Promotions and pitches make you sound like everyone else. Is it any wonder your company is insufficiently differentiated? It’s not a need for better ad copy, it’s too much focus on ad copy. Content marketing is you standing in the shoes of your audience and helping them regardless of where they are in the consumer process – giving in order to get. It’s inherently authentic as a methodology, and allows and encourages you to be authentic in the content itself. Content is about reaching people, where pitches place you in a more adversarial role, trying to get them to act with insufficient motivation based on an existing relationship. Pitches come off as slyness or groveling, where content marketing restores integrity to a company’s dialogue with their market.

You’re Behind, if You’re Treating Content Marketing as Something New.

Ever had a teenager tell you about a ‘cool new song’ that was actually a hit three decades earlier? Goth metal band Type O Negative didn’t make a hit of Summer Breeze in 1997 – that was Seals and Crofts in 1972. Even the t-shirts and slang are the same. Just because you’re new to something, doesn’t mean it’s new. Content marketing has been the rule since the turn of the millennium, with Google itself purchasing content platform Blogger in 2003, and Google algorithms routinely favoring it with updates in 2005, 2010, 2011, and 2013. If you’re wondering “do I really need to do this, or is it a fad?” it’s probably not just your web site that’s content poor – you probably were or are a decade late getting involved in Twitter, too. It’s not a fad, and endlessly waiting to see if it matters is a mistake. It’s easier to think it’s not needed if you’re not doing it; it reinforces the inactivity and insulates us from the nagging feeling that we need to learn something new. Even if it were true that you don’t need to do it, you’ve been presented with stadium-sized audiences with whom you can extend your company reach, reputation, and relationships – why wouldn’t you do it? You have enough clients already?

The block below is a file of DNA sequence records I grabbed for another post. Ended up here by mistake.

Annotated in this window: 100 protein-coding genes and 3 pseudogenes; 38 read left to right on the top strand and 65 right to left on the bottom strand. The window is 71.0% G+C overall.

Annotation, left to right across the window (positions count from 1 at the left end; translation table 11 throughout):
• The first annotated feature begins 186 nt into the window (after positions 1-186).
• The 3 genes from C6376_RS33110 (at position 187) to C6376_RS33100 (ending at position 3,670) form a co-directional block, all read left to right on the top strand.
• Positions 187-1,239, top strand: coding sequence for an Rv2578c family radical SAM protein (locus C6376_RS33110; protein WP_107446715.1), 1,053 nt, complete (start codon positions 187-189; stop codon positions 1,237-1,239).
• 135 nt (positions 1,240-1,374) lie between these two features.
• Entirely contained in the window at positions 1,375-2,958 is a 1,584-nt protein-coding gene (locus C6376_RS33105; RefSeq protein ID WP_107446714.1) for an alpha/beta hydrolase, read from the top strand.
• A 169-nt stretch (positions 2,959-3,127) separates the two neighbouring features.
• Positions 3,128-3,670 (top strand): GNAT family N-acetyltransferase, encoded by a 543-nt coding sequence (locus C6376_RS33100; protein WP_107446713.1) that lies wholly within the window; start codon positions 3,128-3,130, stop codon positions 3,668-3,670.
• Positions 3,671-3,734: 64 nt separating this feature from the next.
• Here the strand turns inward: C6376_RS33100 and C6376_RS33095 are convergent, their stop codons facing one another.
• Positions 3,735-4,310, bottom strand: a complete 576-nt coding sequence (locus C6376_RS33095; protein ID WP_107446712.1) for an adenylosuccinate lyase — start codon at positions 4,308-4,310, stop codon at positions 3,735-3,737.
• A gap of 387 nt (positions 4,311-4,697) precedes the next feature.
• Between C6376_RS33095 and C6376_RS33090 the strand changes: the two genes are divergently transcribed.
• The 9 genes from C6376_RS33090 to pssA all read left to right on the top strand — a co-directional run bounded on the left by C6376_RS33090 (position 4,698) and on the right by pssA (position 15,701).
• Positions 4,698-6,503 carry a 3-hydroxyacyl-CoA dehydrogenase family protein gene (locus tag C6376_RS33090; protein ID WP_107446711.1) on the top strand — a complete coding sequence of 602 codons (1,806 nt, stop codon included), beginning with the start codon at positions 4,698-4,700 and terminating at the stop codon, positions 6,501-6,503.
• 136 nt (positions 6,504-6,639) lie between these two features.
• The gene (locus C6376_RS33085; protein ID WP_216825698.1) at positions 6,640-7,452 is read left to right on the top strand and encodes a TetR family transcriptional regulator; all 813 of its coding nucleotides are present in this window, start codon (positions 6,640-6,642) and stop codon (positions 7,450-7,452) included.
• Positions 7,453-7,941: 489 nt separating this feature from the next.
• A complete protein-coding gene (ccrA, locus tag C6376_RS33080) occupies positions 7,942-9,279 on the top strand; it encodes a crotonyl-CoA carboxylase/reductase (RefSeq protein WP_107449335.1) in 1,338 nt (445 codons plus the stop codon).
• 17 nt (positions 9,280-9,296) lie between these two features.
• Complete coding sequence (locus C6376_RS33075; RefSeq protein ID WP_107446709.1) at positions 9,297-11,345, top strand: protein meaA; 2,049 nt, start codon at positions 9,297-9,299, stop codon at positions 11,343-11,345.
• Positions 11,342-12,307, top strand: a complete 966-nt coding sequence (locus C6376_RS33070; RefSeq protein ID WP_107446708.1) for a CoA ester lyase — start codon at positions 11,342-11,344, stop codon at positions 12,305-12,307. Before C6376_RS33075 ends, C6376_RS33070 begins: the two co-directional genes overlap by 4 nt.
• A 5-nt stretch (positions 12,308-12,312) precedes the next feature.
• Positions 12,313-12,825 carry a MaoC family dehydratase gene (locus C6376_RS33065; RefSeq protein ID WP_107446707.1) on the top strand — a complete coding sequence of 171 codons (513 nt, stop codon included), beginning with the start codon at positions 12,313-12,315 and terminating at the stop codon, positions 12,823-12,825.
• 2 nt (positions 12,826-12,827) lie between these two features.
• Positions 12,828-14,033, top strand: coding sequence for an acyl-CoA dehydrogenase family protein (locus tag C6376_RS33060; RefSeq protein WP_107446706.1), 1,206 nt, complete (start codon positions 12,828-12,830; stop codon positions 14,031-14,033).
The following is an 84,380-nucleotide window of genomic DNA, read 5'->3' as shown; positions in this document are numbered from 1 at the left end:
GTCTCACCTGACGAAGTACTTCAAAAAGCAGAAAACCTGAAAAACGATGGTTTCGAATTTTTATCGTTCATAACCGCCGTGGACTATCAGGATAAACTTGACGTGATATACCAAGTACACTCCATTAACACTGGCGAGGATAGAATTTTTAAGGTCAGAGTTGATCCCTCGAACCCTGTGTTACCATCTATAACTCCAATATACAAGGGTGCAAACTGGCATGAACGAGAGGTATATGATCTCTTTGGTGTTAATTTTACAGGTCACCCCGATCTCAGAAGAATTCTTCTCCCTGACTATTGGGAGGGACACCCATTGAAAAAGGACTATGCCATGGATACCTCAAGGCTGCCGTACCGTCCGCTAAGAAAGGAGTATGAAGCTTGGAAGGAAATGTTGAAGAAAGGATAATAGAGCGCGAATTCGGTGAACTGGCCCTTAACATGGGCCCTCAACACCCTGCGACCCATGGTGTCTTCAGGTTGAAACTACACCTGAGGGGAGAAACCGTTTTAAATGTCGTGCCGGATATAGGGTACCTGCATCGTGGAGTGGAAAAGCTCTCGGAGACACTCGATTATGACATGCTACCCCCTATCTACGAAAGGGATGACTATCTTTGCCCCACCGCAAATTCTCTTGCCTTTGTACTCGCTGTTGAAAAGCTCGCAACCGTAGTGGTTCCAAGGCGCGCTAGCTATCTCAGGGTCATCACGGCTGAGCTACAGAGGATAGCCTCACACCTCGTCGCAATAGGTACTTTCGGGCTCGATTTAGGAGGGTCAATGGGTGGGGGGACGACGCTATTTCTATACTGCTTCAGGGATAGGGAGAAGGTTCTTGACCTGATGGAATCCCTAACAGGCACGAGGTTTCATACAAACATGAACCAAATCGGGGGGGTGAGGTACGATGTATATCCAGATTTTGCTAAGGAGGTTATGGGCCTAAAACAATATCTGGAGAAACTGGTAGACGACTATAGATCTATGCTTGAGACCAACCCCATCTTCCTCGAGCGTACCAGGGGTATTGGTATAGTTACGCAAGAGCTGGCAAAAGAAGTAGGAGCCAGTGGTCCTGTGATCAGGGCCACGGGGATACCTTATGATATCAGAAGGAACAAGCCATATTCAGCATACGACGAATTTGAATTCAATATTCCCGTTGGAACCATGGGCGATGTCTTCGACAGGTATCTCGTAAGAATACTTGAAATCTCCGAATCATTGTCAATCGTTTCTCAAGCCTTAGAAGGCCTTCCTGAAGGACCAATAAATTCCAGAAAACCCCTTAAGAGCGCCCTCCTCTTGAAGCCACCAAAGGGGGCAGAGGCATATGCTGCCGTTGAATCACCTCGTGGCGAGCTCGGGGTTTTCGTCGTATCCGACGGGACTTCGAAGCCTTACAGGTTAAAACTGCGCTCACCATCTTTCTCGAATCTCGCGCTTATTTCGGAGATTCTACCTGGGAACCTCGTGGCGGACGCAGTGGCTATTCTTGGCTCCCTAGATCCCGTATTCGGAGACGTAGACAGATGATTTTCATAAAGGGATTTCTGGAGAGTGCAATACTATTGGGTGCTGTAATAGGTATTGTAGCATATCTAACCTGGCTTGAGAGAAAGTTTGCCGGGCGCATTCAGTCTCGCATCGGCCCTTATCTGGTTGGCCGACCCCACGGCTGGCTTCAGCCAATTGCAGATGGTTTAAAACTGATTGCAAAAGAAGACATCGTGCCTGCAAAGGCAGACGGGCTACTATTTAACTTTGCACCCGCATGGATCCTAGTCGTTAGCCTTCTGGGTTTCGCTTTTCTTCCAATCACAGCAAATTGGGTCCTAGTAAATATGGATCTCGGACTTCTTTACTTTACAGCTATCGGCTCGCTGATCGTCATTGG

You might be pitching and promoting, but that doesn’t mean you’re marketing, or marketing as effectively as you could be. Content is just a word; it’s really having something valuable to say and contribute and discuss with actual people who are past being ‘sold’ to, and expect a more authentic level of engagement on a personal level. Content marketing is the best decision your company can make to ensure its sustainable growth.

Get help with content marketing by contacting MadPipe. You aren’t supposed to do it entirely on your own. It’s like walking into court without an attorney, or handling an audit without your accountant. Expertise gets you on the ground faster, and averts a lot of the aborted takeoffs that happen without a coach in your corner.

Daniel DiGriz

Daniel DiGriz is a corporate storyteller and Digital Ecologist® at MadPipe, which provides creative direction, marketing leadership in marketing, and campaign direction for firms that want a stronger connection with their audience. A Digital Ecologist® applies strategic principles from both natural and digital ecologies to help organizations thrive across multiple ecosystems. Daniel hosts podcasts, speaks at conferences, and his ideas have appeared in Inc, SmartBlog, MediaPost, Forbes, and Success Magazine.